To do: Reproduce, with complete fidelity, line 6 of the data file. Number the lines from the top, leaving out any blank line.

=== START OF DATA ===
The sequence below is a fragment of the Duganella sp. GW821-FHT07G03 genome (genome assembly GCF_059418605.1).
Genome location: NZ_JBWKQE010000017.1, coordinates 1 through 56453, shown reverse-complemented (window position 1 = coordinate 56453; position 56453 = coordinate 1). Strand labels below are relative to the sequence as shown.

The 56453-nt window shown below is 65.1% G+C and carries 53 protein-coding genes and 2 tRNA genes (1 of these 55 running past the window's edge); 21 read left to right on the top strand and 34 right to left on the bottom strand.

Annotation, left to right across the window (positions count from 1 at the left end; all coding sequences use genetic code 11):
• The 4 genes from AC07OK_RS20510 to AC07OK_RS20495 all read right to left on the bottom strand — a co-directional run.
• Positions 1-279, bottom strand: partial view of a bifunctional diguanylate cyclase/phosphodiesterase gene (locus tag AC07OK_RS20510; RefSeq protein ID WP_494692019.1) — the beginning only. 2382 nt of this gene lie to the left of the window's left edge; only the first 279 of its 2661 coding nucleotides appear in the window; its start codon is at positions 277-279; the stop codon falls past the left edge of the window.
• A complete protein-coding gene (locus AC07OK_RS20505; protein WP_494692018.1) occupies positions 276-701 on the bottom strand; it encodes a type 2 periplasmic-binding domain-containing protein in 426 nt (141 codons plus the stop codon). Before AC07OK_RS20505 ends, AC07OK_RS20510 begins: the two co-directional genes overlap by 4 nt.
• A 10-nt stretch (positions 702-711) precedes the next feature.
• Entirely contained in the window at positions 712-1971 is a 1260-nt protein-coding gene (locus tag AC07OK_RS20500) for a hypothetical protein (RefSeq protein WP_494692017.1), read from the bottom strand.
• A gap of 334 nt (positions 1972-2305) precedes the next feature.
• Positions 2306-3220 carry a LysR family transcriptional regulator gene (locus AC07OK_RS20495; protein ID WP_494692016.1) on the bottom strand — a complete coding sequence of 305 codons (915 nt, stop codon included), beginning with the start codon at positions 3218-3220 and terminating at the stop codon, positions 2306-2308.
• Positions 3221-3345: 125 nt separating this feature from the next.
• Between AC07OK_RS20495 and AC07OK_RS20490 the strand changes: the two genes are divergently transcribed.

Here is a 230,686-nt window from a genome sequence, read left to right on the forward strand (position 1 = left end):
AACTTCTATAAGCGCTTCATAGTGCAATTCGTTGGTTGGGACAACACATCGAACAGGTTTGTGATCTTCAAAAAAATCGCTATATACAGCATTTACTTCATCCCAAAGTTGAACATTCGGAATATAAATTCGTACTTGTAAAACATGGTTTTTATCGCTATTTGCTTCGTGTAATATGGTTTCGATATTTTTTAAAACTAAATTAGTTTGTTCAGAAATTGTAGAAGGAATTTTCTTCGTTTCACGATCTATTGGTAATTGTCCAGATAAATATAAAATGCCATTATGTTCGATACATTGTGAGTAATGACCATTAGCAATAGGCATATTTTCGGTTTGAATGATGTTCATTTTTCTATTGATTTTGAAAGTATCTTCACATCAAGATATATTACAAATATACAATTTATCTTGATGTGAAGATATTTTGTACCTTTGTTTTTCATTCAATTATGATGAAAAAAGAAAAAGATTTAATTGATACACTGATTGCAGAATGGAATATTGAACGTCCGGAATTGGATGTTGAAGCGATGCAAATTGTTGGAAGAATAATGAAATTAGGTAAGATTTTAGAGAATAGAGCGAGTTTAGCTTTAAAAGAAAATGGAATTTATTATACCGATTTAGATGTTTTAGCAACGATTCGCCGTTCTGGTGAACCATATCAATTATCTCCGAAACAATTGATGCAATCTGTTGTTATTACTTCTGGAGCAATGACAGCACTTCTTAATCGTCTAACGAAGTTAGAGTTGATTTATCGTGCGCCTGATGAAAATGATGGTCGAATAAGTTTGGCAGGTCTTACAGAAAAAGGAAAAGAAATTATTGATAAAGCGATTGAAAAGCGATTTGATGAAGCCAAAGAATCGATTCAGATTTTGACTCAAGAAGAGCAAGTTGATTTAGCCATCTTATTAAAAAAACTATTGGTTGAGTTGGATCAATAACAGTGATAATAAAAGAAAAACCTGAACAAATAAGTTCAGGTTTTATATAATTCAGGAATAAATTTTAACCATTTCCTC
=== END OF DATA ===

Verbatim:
• Positions 1-279, bottom strand: partial view of a bifunctional diguanylate cyclase/phosphodiesterase gene (locus tag AC07OK_RS20510; RefSeq protein ID WP_494692019.1) — the beginning only. 2382 nt of this gene lie to the left of the window's left edge; only the first 279 of its 2661 coding nucleotides appear in the window; its start codon is at positions 277-279; the stop codon falls past the left edge of the window.